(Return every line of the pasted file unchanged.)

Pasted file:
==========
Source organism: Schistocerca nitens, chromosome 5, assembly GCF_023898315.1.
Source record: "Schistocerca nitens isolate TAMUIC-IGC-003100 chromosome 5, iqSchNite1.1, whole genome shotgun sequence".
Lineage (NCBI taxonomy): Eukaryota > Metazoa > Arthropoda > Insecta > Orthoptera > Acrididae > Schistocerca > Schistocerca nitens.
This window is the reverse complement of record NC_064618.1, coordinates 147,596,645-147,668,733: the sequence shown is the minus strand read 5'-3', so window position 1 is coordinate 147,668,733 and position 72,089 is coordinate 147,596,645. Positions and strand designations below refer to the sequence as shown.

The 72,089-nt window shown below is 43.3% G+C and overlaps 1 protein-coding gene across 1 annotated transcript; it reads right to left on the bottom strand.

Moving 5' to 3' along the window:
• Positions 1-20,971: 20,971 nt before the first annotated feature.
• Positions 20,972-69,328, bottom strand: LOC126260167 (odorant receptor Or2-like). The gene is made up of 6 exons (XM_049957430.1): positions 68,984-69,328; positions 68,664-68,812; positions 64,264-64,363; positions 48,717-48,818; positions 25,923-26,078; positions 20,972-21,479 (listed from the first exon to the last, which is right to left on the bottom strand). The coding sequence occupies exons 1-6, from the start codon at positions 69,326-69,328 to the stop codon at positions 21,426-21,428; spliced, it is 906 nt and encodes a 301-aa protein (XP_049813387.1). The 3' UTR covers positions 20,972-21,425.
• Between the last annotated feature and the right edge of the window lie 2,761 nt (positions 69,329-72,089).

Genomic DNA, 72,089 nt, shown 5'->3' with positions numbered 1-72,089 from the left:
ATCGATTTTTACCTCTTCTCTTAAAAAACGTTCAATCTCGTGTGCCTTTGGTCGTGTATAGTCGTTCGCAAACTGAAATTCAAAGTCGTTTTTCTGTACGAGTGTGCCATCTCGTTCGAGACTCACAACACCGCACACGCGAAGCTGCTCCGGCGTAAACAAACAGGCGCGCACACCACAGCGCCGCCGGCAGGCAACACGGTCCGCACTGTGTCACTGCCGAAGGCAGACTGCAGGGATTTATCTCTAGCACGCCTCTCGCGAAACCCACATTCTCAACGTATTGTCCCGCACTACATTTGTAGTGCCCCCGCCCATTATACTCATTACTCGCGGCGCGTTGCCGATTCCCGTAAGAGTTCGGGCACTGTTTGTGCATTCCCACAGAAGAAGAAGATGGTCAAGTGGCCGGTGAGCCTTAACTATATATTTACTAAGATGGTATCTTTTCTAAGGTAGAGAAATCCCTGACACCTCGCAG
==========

Source organism: Schistocerca nitens, chromosome 5, assembly GCF_023898315.1.
Source record: "Schistocerca nitens isolate TAMUIC-IGC-003100 chromosome 5, iqSchNite1.1, whole genome shotgun sequence".
Lineage (NCBI taxonomy): Eukaryota > Metazoa > Arthropoda > Insecta > Orthoptera > Acrididae > Schistocerca > Schistocerca nitens.
This window is the reverse complement of record NC_064618.1, coordinates 147,596,645-147,668,733: the sequence shown is the minus strand read 5'-3', so window position 1 is coordinate 147,668,733 and position 72,089 is coordinate 147,596,645. Positions and strand designations below refer to the sequence as shown.

The 72,089-nt window shown below is 43.3% G+C and overlaps 1 protein-coding gene across 1 annotated transcript; it reads right to left on the bottom strand.

Moving 5' to 3' along the window:
• Positions 1-20,971: 20,971 nt before the first annotated feature.
• Positions 20,972-69,328, bottom strand: LOC126260167 (odorant receptor Or2-like). The gene is made up of 6 exons (XM_049957430.1): positions 68,984-69,328; positions 68,664-68,812; positions 64,264-64,363; positions 48,717-48,818; positions 25,923-26,078; positions 20,972-21,479 (listed from the first exon to the last, which is right to left on the bottom strand). The coding sequence occupies exons 1-6, from the start codon at positions 69,326-69,328 to the stop codon at positions 21,426-21,428; spliced, it is 906 nt and encodes a 301-aa protein (XP_049813387.1). The 3' UTR covers positions 20,972-21,425.
• Between the last annotated feature and the right edge of the window lie 2,761 nt (positions 69,329-72,089).

Genomic DNA, 72,089 nt, shown 5'->3' with positions numbered 1-72,089 from the left:
ATCGATTTTTACCTCTTCTCTTAAAAAACGTTCAATCTCGTGTGCCTTTGGTCGTGTATAGTCGTTCGCAAACTGAAATTCAAAGTCGTTTTTCTGTACGAGTGTGCCATCTCGTTCGAGACTCACAACACCGCACACGCGAAGCTGCTCCGGCGTAAACAAACAGGCGCGCACACCACAGCGCCGCCGGCAGGCAACACGGTCCGCACTGTGTCACTGCCGAAGGCAGACTGCAGGGATTTATCTCTAGCACGCCTCTCGCGAAACCCACATTCTCAACGTATTGTCCCGCACTACATTTGTAGTGCCCCCGCCCATTATACTCATTACTCGCGGCGCGTTGCCGATTCCCGTAAGAGTTCGGGCACTGTTTGTGCATTCCCACAGAAGAAGAAGATGGTCAAGTGGCCGGTGAGCCTTAACTATATATTTACTAAGATGGTATCTTTTCTAAGGTAGAGAAATCCCTGACACCTCGCAG